Recent upgrades to HacWare’s offerings include updates for Gmail and Google Workspace users, new failure report options, improved smithing simulations and new cybersecurity compliance training.
Before starting HacWare, Ricks worked for more than 10 years at L3 Technologies, according to her LinkedIn account. She left L3 in 2017 with the title of senior software engineer task lead.
CEO: Brooke Motta
Headquarters: San Francisco
Only founded last year, KSOC – which stands for Kubernetes Security Operations Center – offers an event-driven SaaS platform for automatically addressing Kubernetes security risks and enforcing least privilege access control across distributed cluster infrastructures.
In February, KSOC raised $6 million in a seed funding round led by .406 Ventures with participation from Vertex Ventures US and Gula Tech Adventures.
The company discovers and tracks clusters, container registries, cloud logs and other Kubernetes assets.
Before she co-founded KSOC, CEO Brooke Motta worked at Sonatype for more than a year, according to her LinkedIn. She left the company last year with the title of vice president of sales.
She previously served as the chief revenue officer of web application firewall services provider Wallarm and crowdsourced cybersecurity services provider Bugcrowd.
CEO: James Theuerkauf
Headquarters: New York
Syrup Tech is taking on supply chain disruptions and labor shortages with its predictive SaaS for commerce inventory planning, with the goal of preventing waste and helping merchandisers and planners use data to forecast needs.
Founded in 2020 and based in New York, Syrup draws in data from transactions, marketing and inventory with social media trends and even weather information to prevent retailers running out of stock or accumulating excess stock.
In July, Syrup raised a $6.3 million round of funding to work on new modules and features. Google’s artificial intelligence-focused Gradient Ventures led the round with participation from Flybridge Capital, Firstminute Capital, Rackhouse Ventures and angel investors.
Before he co-founded Syrup, CEO James Theuerkauf worked for three years at McKinsey & Co., according to his LinkedIn. Theuerkauf left the consulting firm in 2019 with the title of investment associate.
CEO: Sasha Kipervarg
Headquarters: San Francisco
Ternary, the provider of a financial operations (FinOps) platform for Google Cloud, announced in February that it raised $6.72 million in seed funding for product upgrades and to go to market.
FinVC and NEVA SGR led the round, with participation from Oceans Ventures, Operator Partners, Great Oaks Venture Capital, and Riverpark Ventures.
Founded in 2020 and based in San Francisco, the startup has a partner program to help consultants, engineers and other stakeholders improve the cost of cloud for customers.
Recent updates to Ternary’s offerings include scoped views with optimization recommendations, automated resource recommendations, cost compare and a feature for ramp planning.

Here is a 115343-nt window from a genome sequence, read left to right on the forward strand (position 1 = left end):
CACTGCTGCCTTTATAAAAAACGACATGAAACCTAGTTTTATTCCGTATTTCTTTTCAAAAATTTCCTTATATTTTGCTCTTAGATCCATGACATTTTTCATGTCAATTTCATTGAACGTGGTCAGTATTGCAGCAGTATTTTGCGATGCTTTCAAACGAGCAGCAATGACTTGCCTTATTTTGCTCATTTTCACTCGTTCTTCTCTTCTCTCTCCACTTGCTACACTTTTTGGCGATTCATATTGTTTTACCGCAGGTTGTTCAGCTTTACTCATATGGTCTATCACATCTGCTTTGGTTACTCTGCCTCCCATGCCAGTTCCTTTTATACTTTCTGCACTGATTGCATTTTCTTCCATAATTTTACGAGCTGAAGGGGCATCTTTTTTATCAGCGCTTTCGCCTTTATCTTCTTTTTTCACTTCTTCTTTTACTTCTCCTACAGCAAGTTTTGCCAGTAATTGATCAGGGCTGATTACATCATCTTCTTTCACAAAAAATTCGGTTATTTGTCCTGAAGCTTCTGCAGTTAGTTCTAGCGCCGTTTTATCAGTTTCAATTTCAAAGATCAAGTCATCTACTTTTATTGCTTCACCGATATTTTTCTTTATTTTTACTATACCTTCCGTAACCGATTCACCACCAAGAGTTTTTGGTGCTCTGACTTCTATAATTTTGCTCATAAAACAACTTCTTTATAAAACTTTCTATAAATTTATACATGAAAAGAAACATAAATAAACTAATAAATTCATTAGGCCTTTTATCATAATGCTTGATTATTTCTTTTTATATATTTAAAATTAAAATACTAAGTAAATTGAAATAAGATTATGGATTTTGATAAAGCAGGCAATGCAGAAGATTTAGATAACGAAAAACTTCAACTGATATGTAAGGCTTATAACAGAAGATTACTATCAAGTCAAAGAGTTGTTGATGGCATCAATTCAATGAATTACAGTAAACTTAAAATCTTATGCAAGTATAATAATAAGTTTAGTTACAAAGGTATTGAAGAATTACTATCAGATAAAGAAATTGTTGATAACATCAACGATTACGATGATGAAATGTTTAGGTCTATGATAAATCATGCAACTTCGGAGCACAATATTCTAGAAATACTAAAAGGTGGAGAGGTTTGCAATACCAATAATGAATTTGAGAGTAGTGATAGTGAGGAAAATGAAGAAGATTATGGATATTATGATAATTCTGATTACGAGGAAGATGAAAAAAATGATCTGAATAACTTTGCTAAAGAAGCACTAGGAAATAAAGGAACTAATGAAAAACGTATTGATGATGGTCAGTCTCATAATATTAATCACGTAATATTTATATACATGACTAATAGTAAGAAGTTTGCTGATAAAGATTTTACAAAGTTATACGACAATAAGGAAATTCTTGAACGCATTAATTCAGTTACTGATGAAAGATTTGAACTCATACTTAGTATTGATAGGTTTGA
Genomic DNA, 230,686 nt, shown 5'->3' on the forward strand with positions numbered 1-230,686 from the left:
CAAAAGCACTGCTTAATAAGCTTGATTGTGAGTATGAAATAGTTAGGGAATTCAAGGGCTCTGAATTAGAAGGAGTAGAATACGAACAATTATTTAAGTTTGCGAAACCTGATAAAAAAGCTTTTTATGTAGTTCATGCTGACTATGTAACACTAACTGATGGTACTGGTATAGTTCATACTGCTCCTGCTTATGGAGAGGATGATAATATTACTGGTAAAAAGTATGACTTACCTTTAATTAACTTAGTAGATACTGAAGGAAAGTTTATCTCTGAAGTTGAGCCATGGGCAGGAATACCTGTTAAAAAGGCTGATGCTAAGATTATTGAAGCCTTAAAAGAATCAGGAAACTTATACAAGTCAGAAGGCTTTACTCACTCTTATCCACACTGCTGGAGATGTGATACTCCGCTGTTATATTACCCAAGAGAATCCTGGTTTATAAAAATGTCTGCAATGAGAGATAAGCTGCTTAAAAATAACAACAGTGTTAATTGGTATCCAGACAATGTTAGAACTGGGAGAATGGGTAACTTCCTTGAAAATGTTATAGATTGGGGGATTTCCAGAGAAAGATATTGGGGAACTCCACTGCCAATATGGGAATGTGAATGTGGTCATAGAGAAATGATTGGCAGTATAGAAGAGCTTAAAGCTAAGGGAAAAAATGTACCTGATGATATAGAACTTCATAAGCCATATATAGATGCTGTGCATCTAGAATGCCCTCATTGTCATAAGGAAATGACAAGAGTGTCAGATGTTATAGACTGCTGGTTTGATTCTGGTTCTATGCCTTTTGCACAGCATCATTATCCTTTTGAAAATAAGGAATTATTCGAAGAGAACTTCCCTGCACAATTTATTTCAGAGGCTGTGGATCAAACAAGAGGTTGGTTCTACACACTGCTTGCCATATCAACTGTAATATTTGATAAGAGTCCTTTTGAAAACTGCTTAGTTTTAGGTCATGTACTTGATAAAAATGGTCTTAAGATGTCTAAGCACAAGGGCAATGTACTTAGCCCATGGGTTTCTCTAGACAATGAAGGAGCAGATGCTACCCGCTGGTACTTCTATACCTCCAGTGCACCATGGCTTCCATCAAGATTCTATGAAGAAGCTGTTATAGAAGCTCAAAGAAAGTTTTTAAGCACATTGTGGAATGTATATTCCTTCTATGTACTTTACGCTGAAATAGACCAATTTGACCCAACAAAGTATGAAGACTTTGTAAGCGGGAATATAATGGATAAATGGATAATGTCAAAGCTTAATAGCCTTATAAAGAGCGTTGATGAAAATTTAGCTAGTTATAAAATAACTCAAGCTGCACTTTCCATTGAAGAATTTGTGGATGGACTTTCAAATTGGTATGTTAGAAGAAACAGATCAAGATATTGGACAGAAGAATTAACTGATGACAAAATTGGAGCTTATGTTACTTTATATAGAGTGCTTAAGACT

CEO and co-founder Sasha Kipervarg told CRN last year that the company takes a channel-first approach, with partners including 2022 CRN MSP 500 member Sada and Google partners 66degrees and HiView Solutions.
Kipervarg has spent his career in infrastructure, with previous stints as head of global cloud operations at data connectivity platform provider LiveRamp and director of DevOps at Workday.
CEO: Ryan Neu
SaaS for SaaS appears to be Vendr’s offer to customers with its subscription platform that shows companies available software to buy, pricing data and provides a single system of record for managing the software stack.
Founded in 2019 and based in Boston, Vendr promises dollar and time savings by taking in data including supplier names, annual amounts and renewal dates and improving payment terms, increasing plan tiers and reducing unit rates, among other actions to get better prices.
The platform also facilitates sign-offs from the necessary stakeholders such as finance, security and legal, according to Vendr. Customers include HubSpot, GitLab and DraftKings.
Vendor has channel partners, including Microsoft Gold partner Emergent Software, according to the company. It has processed more than $1 billion in software spending and delivered $200 million in savings to customers.
In June, Vendr raised $150 million in a series B round of funding, among the largest rounds of funding for a SaaS company this year. Craft Ventures and SoftBank Vision Fund 2 co-led the round. Sozo Ventures, F-Prime Capital, Sound Ventures, Tiger Global and Y Combinator participated.
Vendr will invest the money into the platform and use the money in case of an economic downturn, according to the company.
Before he founded the company, CEO Ryan Neu worked at InVisionApp for more than a year, according to his LinkedIn. He left the company in 2018 with the title of head of enterprise sales for the Americas.
Neu also worked at HubSpot for more than five years, according to his LinkedIn. He left the company in 2016 with the title of director of sales for small and midsize businesses (SMBs).
CEO: Shruti Ghatge
Headquarters: San Francisco
Zomentum provides a revenue platform aimed at MSPs and vendors trying to grow their partner programs.
Co-founded in 2018 by CEO Shruti Ghatge, the San Francisco-based startup offers tools pipeline management, building quotes, automating sales tasks and other capabilities, according to Zomentum. Recently added features include QuickBooks Online integration, a mobile device view, Microsoft New Commerce Experience (NCE) integration and integration with HubSpot.
In January, Zomentum bought Belgium-based automated license management and billing reconciliation service Goolash to add new features around billing accuracy for MSP customers.
Before she co-founded Zomentum, Ghatge worked at Accel for more than two years, according to her LinkedIn account. She left Accel in 2018 as a member of the investment team.
Her resume includes more than a year with venture capital firm Exfinity, leaving in 2016 with the title of investment analyst. She also worked at Credit Suisse for more than a year, leaving in 2014 with the title of risk management analyst, according to her LinkedIn.